Bird by Bird: Some Instructions on Writing and Life by Anne Lamott
My rating: 4 of 5 stars
Some years ago, not long after I moved to Illinois from Kentucky, I was being interviewed for a job. When the interviewer asked me, what would I do with my time if having to earn a living wasn’t an issue, one of those off the wall questions designed to reveal some quirks of personality, I told him that I would be a writer. He sipped his drink. There was a long silence. And he ended the interview. That’s generally been the response I’ve always received to that answer. Silence and incredulity.
Writing never seems like a real profession to anyone, unless you’ve actually been paid for something you’ve written, most of the time not even then. Sometimes I do get asked the follow up question, why do I want to be a writer, and my answer, without fail is, “I will not be silenced again.” Writers are very angry people. When you sit down to write you’re basically shouting to the world, “Listen to me you sons of bitches I have something to say!”
Flannery O’Connor once said that anyone who survived childhood has enough material to write for the rest of his or her life. I think she was mostly right.
When I was younger I accepted being alone quite a bit and so writing ended up becoming a way for me to prove that I existed. “Writing and reading decrease our sense of isolation. They deepen and widen and expand our sense of life.” As Lamott says. But writing also provided me with the opportunity to be taken seriously when there was no real cause for anyone to do so.
I’m not a “real writer” myself, but I do spend quit a bit of time writing. I first started writing when I was probably around seven or eight. I was very shy then but loved reading and writing above everything else. I remember in the first grade I even went dressed as a writer for career day. What a writer was supposed to look like I had no idea, but for me it consisted of wearing a sweater vest, glasses, slacks, and penny loafers. I even had my grandfather’s old tobacco pipe I carried with me in order to complement the ensemble. I must have looked more like a college professor because that’s what everyone kept calling me. But no, I was a writer dammit! Don’t you see the sweater vest? I was also in the habit of writing and illustrating my own novels and would bind them with what seemed like the cheapest staples you could possibly buy and distribute them to the family for their enjoyment, whether they did or not is still up in the air. The stories typically revolved around the same characters, my dog was always the main protagonist followed by a revolving cast of characters consisting of other neighborhood pets, and they would all come together to solve some mystery that seemed to be plaguing their small community of misfits. I was a big fan of James Howe at the time so I ended up basing most of my stories on his. I was very serious about the whole endeavor and thought about the stories and characters quit a bit.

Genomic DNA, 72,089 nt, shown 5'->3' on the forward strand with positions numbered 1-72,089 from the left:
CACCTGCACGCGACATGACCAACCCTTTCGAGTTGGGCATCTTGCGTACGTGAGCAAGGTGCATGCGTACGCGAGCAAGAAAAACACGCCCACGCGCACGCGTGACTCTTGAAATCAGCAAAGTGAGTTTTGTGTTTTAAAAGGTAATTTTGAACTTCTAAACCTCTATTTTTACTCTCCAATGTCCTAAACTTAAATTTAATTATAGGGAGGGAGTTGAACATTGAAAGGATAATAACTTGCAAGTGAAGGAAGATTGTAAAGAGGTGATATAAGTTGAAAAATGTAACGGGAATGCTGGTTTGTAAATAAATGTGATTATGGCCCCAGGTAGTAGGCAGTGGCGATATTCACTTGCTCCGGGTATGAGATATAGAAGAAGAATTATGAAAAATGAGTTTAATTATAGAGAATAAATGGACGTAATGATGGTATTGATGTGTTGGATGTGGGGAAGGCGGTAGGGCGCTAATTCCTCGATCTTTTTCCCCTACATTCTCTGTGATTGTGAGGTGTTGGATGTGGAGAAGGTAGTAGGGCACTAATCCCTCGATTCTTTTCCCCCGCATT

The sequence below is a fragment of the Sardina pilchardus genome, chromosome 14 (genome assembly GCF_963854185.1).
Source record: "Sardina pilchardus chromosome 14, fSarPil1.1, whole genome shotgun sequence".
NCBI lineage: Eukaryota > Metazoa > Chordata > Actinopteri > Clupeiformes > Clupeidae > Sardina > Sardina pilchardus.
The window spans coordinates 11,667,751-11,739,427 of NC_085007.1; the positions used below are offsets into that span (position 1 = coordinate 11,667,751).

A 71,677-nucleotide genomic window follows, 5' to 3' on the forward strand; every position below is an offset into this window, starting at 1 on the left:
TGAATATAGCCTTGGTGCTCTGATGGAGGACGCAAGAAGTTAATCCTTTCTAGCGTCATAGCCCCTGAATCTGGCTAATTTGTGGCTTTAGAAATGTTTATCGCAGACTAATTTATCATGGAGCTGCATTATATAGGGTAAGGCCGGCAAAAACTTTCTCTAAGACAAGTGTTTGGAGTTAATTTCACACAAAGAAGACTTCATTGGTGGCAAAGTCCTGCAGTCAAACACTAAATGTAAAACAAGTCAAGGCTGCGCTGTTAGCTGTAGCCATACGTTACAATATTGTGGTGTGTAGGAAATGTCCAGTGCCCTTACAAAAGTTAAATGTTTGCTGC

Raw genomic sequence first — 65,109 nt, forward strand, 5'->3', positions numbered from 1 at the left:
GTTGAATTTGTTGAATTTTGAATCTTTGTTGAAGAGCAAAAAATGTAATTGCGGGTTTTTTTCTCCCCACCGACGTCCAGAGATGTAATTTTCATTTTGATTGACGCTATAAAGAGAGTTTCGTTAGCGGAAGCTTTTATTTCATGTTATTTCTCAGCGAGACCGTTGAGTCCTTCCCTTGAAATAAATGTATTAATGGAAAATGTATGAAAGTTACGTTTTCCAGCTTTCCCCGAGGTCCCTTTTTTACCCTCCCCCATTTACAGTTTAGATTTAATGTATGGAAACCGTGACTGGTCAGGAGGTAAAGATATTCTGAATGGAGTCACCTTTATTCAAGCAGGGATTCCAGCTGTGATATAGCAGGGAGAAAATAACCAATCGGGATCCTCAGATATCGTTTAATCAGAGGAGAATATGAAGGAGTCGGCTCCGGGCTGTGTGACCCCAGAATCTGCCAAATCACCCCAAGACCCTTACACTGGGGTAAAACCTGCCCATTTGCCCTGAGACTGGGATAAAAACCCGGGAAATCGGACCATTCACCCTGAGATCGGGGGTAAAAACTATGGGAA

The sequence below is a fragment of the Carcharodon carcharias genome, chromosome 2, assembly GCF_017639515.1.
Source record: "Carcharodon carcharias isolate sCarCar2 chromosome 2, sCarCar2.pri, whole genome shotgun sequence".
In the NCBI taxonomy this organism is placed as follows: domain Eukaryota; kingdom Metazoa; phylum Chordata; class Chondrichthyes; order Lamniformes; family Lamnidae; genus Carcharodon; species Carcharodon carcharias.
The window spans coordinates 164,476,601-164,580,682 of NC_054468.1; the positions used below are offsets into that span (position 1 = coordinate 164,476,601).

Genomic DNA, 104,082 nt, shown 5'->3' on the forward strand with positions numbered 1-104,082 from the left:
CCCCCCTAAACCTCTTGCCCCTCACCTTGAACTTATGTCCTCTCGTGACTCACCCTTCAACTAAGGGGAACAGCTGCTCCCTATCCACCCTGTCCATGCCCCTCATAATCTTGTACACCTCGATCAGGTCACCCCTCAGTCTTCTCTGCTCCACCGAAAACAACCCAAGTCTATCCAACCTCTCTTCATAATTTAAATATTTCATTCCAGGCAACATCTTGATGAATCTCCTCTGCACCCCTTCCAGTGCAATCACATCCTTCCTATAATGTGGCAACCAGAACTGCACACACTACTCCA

It has occurred to me that maybe the problem with saying you want to be a writer is that you’re really talking about something else. Maybe what you mean is that you want to be a successful writer or a published writer, but those are two very different things, to write and to write something that’s meant to be read, are two very different forms of writing and as Lamott cautions, "Publication will not make you more confident or more beautiful, and it will probably not make you any richer." Adding, “Publication is not going to change your life or solve your problems.”
J. G. Ballard in an interview once said, “Don’t regard yourself as being anyone special, as having any right to even a modest financial success, because you’re a writer. Also, I’d warn anyone beginning his career, that the days when a writer could have a career, are probably over. I think it’s going to be more and more difficult for the novelist and short story writer to make a living of any kind over the next 20 years.” Adding that one should be, “very wary about committing yourself entirely to being a writer. I think the writer’s role is very much in decline, at least for the time being.”
So why in the hell would anyone want to be a writer? I think it’s because of what Chinua Achebe once said about the power and importance of writing, “If you look at the world in terms of storytelling, you have, first of all, the man who agitates, the man who drums up the people — I call him the drummer. Then you have the warrior, who goes forward an fights. But you also have the storyteller who recounts the event — and this is one who survives, who outlives all the others. It is the storyteller, in fact, who makes us what we are, who creates history. The storyteller creates the memory that survivors must have — otherwise surviving would have no meaning… This is very, very important… Memory is necessary if surviving is going to be more than just a technical thing.”
Lamott says that, “We are born astride the grave and this planet can feel as cold and uninhabitable as the moon.” So if writing and reading can lessen our anxieties then thats reason enough to pursue them.
One main draw back to Lamott’s book however, is that it’s more of a memoir than an instructional guide and she doesn’t really offer any advice on revision, which is one of the most important skills a working writer could ever master. Good writing evolves, through revision, and is not a process of sudden, inspired, irrevocable statements but one of incremental and iterative explorations. And I actually find this notion kind of exciting, this notion that we find out what we think by trying, however ineptly at first, to write it.
I am first and foremost a reader and one of the principal reasons for becoming a writer, that I’ve come across, is that it helps you to become a better reader, which is the real payoff and Lamott’s book is well worth a read. It’s actually well worth several reads.
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